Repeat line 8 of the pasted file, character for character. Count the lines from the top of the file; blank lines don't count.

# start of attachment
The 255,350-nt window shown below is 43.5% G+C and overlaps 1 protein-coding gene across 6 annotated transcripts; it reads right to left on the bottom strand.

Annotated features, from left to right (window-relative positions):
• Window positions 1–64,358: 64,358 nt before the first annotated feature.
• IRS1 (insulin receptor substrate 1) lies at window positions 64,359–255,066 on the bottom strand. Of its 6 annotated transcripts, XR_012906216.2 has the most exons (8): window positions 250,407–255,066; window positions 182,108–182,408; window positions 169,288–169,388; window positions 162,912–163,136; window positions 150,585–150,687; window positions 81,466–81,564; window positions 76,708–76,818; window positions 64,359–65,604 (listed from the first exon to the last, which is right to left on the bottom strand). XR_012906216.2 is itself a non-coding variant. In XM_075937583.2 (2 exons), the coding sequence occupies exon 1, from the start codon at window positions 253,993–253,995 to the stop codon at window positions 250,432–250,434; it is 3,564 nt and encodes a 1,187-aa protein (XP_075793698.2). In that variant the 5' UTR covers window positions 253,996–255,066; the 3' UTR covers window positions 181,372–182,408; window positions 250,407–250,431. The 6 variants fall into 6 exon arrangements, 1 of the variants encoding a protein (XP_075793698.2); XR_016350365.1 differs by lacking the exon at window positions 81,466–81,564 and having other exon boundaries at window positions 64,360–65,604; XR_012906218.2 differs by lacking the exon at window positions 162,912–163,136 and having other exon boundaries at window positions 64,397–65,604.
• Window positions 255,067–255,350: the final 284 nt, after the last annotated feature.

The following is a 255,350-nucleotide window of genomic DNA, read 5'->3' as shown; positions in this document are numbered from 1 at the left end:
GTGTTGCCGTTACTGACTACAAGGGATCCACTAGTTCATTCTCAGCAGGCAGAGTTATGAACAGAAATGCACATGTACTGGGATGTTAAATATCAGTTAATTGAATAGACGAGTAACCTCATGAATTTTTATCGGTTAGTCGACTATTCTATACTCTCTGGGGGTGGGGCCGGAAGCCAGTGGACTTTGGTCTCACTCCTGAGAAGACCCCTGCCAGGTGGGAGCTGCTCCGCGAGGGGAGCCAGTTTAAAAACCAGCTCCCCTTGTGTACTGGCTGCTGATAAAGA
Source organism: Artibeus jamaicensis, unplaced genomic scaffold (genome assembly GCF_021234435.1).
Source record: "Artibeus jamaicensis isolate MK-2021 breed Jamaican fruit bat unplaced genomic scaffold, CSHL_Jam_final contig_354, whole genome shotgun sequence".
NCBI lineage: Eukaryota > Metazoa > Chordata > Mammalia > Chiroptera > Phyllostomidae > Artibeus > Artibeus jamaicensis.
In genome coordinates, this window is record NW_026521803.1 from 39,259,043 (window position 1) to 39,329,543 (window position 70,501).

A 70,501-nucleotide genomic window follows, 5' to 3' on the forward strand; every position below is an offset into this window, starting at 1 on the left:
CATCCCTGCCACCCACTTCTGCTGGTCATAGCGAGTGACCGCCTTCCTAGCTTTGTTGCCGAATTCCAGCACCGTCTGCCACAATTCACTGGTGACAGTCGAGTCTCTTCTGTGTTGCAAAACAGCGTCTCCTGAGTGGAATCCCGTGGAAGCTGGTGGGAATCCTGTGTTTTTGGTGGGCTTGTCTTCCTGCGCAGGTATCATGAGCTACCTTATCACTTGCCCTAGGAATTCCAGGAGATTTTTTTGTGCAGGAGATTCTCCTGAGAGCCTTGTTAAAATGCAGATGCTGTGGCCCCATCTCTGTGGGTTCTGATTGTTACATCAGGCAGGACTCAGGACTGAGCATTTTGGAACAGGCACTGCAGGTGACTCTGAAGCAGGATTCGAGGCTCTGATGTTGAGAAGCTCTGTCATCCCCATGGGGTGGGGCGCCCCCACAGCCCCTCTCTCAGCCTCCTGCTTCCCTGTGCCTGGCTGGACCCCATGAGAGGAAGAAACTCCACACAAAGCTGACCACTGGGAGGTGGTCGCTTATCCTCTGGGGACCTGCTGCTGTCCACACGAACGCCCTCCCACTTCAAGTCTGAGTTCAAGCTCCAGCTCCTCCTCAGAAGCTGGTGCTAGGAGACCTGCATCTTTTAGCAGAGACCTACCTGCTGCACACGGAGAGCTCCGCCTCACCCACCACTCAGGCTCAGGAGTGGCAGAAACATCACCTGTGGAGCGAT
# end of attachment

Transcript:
Source organism: Artibeus jamaicensis, unplaced genomic scaffold (genome assembly GCF_021234435.1).